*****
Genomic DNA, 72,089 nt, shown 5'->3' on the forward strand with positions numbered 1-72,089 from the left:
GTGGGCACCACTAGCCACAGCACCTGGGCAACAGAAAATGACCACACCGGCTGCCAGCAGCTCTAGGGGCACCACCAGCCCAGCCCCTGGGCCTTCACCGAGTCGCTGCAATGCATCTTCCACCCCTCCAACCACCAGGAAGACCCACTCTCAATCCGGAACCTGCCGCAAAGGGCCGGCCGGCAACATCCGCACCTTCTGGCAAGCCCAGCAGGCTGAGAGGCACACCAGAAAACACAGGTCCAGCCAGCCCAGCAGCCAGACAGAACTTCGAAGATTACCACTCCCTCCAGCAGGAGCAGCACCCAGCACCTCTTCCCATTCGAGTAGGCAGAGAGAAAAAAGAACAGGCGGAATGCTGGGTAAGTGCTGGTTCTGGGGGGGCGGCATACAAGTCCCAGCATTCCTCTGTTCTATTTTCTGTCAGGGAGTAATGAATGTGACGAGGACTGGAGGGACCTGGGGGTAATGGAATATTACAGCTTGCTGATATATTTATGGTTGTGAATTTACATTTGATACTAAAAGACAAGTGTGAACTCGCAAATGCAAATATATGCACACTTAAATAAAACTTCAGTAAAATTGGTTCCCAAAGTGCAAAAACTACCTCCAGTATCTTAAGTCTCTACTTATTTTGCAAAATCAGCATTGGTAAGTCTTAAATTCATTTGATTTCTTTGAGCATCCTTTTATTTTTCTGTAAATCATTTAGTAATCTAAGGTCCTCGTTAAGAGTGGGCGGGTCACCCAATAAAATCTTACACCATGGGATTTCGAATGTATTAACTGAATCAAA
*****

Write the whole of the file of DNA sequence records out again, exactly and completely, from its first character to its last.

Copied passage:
Genomic DNA, 72,089 nt, shown 5'->3' on the forward strand with positions numbered 1-72,089 from the left:
GTGGGCACCACTAGCCACAGCACCTGGGCAACAGAAAATGACCACACCGGCTGCCAGCAGCTCTAGGGGCACCACCAGCCCAGCCCCTGGGCCTTCACCGAGTCGCTGCAATGCATCTTCCACCCCTCCAACCACCAGGAAGACCCACTCTCAATCCGGAACCTGCCGCAAAGGGCCGGCCGGCAACATCCGCACCTTCTGGCAAGCCCAGCAGGCTGAGAGGCACACCAGAAAACACAGGTCCAGCCAGCCCAGCAGCCAGACAGAACTTCGAAGATTACCACTCCCTCCAGCAGGAGCAGCACCCAGCACCTCTTCCCATTCGAGTAGGCAGAGAGAAAAAAGAACAGGCGGAATGCTGGGTAAGTGCTGGTTCTGGGGGGGCGGCATACAAGTCCCAGCATTCCTCTGTTCTATTTTCTGTCAGGGAGTAATGAATGTGACGAGGACTGGAGGGACCTGGGGGTAATGGAATATTACAGCTTGCTGATATATTTATGGTTGTGAATTTACATTTGATACTAAAAGACAAGTGTGAACTCGCAAATGCAAATATATGCACACTTAAATAAAACTTCAGTAAAATTGGTTCCCAAAGTGCAAAAACTACCTCCAGTATCTTAAGTCTCTACTTATTTTGCAAAATCAGCATTGGTAAGTCTTAAATTCATTTGATTTCTTTGAGCATCCTTTTATTTTTCTGTAAATCATTTAGTAATCTAAGGTCCTCGTTAAGAGTGGGCGGGTCACCCAATAAAATCTTACACCATGGGATTTCGAATGTATTAACTGAATCAAA